Volunteer – Build Character in Children

Parents who support others by donating time and treasure edify and enrich their children’s lives. Volunteerism teaches basic character foundations to kids.

Volunteering Builds Inner Strength

Inner strength, or “resilience,” is the ability to cope with the stressful situations in life. Showing children love, offering security, social support, confidence, and allowing independence help to build inner strength. Empathy is also an important part of inner strength.

Caring about other people helps children recognize and appreciate others feelings. Helping others can help children learn that they have the power to make others feel better. Help your child learn empathy by demonstrating it in your own life.

Volunteer in a soup kitchen or other community center with your children.
Prepare a meal for a sick neighbor and include the children in the cooking and delivery.
Participate in a charity walk as a family

Helping others can help children learn that they have the power to make others feel better.

Support Children’s Organizations – Children directly relate

Parents who volunteer and donate are preparing children to be the leaders to a more tolerant and compassionate world. Donate to the less fortunate and encourage your children to participate by contributing their own items. Experts say having them help other kids teaches them children in need are similar to them.

Donating items to underprivileged children made a huge impact on my children. Hosting fundraisers for children by children carved a lasting impression on their hearts and minds.

I do believe big-ticket items have a big impact on kids. I once donated a fur coat to an auction for a local children’s shelter. My sons were wide eyed, perhaps perplexed that I would donate something so valuable. After meeting several of the benefactors of the auction, they understood completely. Empathy kicked in as I remember it, with the oldest asking, “Maybe now they can buy a game boy like mine right mom?”

When my youngest was a teen, we held a rock concert that consisted of local garage bands and a few professional bands to headline the event. The funds raised were used to buy Christmas gifts for foster teens living in a local shelter. This event ran for three years at the request of the teenagers.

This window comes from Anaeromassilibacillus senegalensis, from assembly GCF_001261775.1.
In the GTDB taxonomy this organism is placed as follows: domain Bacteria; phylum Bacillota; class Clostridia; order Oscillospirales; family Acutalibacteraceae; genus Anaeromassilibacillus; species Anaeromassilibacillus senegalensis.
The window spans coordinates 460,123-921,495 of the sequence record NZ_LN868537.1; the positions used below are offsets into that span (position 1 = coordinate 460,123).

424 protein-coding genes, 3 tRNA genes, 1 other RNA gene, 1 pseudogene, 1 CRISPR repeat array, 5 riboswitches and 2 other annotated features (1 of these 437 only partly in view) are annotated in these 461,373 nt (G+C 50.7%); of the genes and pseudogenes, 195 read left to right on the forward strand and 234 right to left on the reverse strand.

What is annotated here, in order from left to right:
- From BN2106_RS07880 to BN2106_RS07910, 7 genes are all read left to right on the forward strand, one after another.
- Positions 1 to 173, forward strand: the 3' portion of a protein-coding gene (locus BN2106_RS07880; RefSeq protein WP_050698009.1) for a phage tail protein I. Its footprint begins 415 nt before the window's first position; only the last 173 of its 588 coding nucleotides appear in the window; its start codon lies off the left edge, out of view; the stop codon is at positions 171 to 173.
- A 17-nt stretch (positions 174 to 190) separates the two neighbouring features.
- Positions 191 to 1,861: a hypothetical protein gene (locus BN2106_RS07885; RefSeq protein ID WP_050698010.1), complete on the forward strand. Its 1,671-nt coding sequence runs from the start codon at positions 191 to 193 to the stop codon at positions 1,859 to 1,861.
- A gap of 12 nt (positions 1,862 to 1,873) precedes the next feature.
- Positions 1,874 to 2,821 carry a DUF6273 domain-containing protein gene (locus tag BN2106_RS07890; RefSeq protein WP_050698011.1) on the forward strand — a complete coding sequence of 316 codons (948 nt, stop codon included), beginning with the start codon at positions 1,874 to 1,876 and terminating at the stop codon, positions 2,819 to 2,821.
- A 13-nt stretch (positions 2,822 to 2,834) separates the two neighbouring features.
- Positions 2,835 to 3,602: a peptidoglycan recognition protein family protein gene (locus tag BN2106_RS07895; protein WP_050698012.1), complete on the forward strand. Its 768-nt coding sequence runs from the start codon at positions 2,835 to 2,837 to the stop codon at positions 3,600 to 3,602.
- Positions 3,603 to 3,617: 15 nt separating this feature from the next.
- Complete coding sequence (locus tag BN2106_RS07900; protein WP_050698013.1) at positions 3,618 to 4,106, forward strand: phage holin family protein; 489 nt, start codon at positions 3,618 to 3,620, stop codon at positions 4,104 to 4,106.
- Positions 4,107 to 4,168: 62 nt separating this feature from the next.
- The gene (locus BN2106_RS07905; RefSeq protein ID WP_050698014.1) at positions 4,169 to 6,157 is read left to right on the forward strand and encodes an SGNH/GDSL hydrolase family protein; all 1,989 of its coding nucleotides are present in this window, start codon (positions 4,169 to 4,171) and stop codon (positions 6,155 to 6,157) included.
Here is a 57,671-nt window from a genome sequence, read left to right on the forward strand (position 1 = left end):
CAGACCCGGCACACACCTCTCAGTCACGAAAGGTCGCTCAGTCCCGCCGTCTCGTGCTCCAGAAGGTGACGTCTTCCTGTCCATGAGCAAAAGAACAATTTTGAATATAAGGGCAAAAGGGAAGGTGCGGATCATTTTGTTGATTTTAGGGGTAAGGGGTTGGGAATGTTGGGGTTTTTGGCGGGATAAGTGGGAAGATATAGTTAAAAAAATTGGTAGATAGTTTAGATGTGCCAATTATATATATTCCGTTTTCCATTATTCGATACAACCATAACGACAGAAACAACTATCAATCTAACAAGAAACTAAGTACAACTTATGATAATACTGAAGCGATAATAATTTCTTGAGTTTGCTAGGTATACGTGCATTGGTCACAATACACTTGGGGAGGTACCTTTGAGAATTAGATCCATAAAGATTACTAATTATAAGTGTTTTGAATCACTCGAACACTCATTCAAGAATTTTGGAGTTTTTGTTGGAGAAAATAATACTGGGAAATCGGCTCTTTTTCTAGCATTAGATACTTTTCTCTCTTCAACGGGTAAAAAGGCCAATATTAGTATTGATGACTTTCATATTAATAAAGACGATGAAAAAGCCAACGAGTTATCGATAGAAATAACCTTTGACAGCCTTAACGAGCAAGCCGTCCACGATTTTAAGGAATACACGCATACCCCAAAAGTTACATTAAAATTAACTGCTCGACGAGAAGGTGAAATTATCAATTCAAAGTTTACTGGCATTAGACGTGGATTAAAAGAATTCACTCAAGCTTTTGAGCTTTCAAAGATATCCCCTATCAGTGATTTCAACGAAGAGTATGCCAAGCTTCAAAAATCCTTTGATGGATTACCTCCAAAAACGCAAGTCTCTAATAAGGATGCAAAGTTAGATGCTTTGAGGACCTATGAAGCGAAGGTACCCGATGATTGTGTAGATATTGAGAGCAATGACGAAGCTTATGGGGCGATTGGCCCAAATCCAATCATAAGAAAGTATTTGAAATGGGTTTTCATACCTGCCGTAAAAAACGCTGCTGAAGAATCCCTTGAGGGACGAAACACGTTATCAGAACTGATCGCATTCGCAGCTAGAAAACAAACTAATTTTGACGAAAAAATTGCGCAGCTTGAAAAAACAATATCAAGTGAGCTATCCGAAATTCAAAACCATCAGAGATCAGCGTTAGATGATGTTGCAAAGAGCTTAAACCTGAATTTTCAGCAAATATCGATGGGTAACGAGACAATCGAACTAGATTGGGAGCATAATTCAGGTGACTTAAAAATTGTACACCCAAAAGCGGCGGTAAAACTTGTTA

My son is now 23 and in college. Still today, the young people involved in the event talk about the show, how hard they worked, and the support it provided for other teens in need.

A new type of fundraising has recently emerged, car donations. Cars to Help Kids, a new 501C3 organization, supports children through Ronald McDonald House Charity, Children’s Charities of America, Samaritans Purse, St. Jude Children’s Research Hospital and Boy Scouts of America. The charity accepts cars in working and non-working condition. The process to donate a car is easy. In fact, with a simple phone call and a title a junk car can transformed into cash to support any number of the aforementioned charities. Visit Cars to help kids to learn how to donate your car.

Can you imagine the fundraising event if Cars to Help Kids was in existence back then? The vision in my mind is a whole parking lot of old cars and tow trucks. Now would that be a lasting memory.

support children charities

Comments

  1. Thank you for this very inspiring article. Helping for those people need it is the best accomplishment in your life. I’ve been a volunteer staff in our place for the flood victims and it really an overwhelming feeling that I can help using my strength and knowledge. It was really a big achievement for me.
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